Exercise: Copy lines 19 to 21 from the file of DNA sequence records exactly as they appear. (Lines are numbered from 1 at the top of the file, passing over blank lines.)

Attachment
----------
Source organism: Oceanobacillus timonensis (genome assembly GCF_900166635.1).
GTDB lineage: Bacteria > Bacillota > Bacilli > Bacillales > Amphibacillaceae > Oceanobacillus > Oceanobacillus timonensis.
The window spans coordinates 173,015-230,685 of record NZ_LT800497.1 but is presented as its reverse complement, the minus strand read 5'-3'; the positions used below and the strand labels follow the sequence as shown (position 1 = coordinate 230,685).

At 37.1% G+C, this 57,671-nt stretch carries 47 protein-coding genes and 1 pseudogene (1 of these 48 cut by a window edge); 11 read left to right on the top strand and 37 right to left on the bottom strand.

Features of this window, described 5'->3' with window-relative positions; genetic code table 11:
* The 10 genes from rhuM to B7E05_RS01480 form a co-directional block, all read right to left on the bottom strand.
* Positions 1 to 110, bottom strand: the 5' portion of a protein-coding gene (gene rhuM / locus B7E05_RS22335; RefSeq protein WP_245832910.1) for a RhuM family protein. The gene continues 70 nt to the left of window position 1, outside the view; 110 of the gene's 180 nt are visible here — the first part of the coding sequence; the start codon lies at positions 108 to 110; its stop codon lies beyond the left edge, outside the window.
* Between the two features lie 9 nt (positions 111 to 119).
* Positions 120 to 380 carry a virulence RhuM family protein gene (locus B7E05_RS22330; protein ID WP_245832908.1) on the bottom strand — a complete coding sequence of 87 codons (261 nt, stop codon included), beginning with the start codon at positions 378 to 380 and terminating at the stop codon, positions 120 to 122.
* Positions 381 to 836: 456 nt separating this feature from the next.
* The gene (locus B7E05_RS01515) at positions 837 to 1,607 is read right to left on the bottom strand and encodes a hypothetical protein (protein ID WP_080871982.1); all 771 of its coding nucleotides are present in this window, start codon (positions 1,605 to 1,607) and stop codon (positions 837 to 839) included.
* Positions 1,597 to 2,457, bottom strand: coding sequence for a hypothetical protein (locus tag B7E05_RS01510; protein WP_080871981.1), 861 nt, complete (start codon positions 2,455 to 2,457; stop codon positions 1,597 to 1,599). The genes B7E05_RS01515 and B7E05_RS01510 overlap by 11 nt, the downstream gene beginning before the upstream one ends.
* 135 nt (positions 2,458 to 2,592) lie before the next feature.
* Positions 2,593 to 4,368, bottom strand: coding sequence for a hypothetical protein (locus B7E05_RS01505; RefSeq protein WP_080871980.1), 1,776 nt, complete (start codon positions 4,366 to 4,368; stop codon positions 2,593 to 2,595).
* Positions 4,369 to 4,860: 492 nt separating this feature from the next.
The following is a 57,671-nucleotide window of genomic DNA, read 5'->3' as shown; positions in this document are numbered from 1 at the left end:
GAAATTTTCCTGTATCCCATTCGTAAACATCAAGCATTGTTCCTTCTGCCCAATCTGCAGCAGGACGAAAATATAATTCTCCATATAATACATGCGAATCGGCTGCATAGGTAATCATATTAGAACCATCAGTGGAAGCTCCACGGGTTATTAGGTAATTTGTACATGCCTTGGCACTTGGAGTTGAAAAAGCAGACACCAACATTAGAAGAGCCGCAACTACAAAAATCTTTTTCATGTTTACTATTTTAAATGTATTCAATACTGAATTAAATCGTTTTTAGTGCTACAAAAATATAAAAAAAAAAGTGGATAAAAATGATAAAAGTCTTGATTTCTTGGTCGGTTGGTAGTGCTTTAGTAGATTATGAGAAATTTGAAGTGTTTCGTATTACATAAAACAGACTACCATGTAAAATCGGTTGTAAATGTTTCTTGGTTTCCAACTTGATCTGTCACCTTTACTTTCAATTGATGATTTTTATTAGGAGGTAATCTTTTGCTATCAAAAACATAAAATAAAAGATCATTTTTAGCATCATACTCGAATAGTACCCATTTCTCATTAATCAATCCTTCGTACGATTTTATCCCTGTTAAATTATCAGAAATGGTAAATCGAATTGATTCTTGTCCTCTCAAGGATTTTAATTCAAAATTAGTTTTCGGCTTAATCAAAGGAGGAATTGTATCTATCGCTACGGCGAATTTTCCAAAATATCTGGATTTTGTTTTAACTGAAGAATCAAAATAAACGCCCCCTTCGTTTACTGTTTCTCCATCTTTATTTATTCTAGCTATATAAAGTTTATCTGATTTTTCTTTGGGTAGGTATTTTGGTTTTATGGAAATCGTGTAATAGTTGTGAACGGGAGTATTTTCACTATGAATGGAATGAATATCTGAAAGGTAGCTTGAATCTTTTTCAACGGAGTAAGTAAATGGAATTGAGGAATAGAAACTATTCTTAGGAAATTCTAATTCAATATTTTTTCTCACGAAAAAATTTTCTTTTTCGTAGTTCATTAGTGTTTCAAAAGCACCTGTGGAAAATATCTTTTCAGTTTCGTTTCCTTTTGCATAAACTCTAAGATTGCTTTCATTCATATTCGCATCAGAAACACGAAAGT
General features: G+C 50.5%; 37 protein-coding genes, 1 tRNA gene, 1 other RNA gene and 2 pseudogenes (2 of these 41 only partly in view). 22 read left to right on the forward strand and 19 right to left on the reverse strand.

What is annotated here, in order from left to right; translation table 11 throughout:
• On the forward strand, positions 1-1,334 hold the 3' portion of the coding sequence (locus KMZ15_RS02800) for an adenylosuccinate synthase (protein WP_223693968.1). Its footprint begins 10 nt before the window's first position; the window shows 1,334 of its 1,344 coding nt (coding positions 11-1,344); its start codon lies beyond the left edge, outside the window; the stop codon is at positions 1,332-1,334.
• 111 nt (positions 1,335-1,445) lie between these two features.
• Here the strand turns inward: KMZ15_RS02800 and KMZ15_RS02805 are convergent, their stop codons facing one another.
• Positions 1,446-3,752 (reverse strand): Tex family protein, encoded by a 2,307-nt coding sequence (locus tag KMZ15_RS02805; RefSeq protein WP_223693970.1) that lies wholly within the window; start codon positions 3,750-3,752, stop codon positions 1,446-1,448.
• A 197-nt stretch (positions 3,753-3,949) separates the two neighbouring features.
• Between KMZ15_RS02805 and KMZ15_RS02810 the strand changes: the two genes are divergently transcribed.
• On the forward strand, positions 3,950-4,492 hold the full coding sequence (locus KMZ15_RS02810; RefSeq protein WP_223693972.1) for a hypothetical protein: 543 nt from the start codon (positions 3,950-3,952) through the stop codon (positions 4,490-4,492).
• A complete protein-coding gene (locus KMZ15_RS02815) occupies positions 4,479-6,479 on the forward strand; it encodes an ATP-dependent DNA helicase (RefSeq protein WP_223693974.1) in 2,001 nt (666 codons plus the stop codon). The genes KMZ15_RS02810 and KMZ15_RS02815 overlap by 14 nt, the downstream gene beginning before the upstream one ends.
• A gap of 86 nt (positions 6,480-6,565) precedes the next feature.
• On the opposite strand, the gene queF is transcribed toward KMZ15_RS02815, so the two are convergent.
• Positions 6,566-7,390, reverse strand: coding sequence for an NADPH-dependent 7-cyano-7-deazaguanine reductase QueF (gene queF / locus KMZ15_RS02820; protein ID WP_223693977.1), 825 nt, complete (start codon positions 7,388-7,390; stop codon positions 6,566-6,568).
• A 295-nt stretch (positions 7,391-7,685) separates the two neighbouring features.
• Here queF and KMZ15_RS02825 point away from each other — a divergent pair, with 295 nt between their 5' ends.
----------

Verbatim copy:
What is annotated here, in order from left to right; translation table 11 throughout:
• On the forward strand, positions 1-1,334 hold the 3' portion of the coding sequence (locus KMZ15_RS02800) for an adenylosuccinate synthase (protein WP_223693968.1). Its footprint begins 10 nt before the window's first position; the window shows 1,334 of its 1,344 coding nt (coding positions 11-1,344); its start codon lies beyond the left edge, outside the window; the stop codon is at positions 1,332-1,334.
• 111 nt (positions 1,335-1,445) lie between these two features.